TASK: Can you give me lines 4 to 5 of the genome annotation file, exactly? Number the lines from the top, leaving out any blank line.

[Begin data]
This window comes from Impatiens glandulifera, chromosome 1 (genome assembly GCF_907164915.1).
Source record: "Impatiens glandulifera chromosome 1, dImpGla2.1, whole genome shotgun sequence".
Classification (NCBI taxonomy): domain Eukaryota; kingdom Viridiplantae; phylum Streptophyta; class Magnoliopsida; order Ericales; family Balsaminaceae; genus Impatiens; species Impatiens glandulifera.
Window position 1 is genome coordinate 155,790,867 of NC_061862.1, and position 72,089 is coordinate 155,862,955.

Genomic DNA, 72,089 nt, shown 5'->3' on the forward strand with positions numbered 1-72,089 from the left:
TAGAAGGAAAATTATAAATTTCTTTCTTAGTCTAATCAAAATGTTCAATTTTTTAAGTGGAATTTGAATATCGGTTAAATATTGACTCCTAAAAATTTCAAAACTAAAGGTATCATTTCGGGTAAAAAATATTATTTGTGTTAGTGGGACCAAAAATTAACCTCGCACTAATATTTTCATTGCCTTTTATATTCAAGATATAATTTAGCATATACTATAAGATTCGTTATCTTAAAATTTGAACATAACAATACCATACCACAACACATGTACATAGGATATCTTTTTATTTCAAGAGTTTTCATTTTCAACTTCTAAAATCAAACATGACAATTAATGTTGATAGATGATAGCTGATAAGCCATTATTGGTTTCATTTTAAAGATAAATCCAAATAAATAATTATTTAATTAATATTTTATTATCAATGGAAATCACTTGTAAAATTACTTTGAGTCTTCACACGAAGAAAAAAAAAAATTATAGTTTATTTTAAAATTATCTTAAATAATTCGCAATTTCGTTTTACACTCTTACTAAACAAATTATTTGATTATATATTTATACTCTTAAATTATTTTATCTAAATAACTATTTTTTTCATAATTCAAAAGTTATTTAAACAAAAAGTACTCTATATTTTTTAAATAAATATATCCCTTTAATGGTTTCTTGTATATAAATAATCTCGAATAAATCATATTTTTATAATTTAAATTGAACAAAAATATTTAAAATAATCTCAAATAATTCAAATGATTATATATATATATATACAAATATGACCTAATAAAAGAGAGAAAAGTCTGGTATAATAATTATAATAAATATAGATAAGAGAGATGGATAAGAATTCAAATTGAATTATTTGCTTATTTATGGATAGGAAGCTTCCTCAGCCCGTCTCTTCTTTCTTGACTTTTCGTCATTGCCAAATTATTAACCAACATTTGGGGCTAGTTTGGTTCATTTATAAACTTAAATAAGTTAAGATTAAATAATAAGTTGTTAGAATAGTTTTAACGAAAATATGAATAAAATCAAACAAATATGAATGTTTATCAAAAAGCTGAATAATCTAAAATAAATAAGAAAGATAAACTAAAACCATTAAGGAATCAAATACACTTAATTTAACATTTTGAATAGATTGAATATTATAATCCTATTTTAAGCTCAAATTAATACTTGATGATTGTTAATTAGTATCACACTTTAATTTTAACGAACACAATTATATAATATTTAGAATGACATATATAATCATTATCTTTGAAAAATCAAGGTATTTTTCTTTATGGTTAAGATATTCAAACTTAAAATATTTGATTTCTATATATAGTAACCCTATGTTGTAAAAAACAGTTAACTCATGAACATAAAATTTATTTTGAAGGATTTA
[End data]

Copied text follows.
Window position 1 is genome coordinate 155,790,867 of NC_061862.1, and position 72,089 is coordinate 155,862,955.

Genomic DNA, 72,089 nt, shown 5'->3' on the forward strand with positions numbered 1-72,089 from the left: